Russian Arctic town overrun by polar bears, climate change blamed

People in Russia's eastern Arctic are scrambling to come up with a plan to take back their community after it was overrun by dozens of polar bears over the weekend.

Brazenness of the animals has taken many people by surprise. What to do?

A polar bear ranges past a line of strollers in an apartment building in Belushya Guba, a Russian military community of 2,500 people on the far northern archipelago of Novaya Zemlya. (Andrey Vladimirovich Smetankin/YouTube)

People in Russia's eastern Arctic are scrambling to come up with a plan to take back their community after it was overrun by dozens of polar bears during the weekend.

There are so many bears — local officials say they counted as many as 52 — that Russian TV says local people are calling it an "occupation."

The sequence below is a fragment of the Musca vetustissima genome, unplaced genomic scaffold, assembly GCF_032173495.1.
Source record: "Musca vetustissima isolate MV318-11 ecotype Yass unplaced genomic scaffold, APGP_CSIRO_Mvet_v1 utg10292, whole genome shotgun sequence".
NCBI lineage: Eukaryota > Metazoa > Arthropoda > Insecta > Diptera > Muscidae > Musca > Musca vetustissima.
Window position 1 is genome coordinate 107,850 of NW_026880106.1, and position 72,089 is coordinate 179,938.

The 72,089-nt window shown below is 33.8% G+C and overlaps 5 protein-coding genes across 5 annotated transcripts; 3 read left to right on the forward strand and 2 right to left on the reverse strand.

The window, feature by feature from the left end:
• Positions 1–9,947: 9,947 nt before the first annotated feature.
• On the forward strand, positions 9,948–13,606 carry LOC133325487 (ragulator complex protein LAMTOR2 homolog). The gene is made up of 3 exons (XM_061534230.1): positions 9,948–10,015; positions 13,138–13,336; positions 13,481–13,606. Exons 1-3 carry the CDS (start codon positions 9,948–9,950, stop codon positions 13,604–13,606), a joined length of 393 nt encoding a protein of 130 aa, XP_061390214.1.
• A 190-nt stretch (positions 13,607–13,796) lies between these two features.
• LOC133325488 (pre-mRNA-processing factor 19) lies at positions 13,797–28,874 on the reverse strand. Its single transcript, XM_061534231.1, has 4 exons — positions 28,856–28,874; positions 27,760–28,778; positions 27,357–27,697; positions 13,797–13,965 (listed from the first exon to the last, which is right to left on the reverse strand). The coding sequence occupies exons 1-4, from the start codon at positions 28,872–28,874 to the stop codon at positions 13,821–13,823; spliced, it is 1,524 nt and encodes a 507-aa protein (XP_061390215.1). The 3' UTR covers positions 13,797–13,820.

On Saturday, dozens of large adult animals, as well as many cubs, moved into the town of Belushya Guba, or Sturgeon Bay, a military community of 2,500 people on the far northern archipelago of Novaya Zemlya. 

While polar bear sightings are common in Russia's High Arctic, the brazenness of the animals has taken many people by surprise.

Video taken near the town's garbage dump showed as many as 20 or 30 animals grunting and gorging themselves on discarded food.

"They're not afraid of anything," said a voice on the video.

Security cameras showed silent images of adult bears entering buildings, and peering into the windows of people's homes.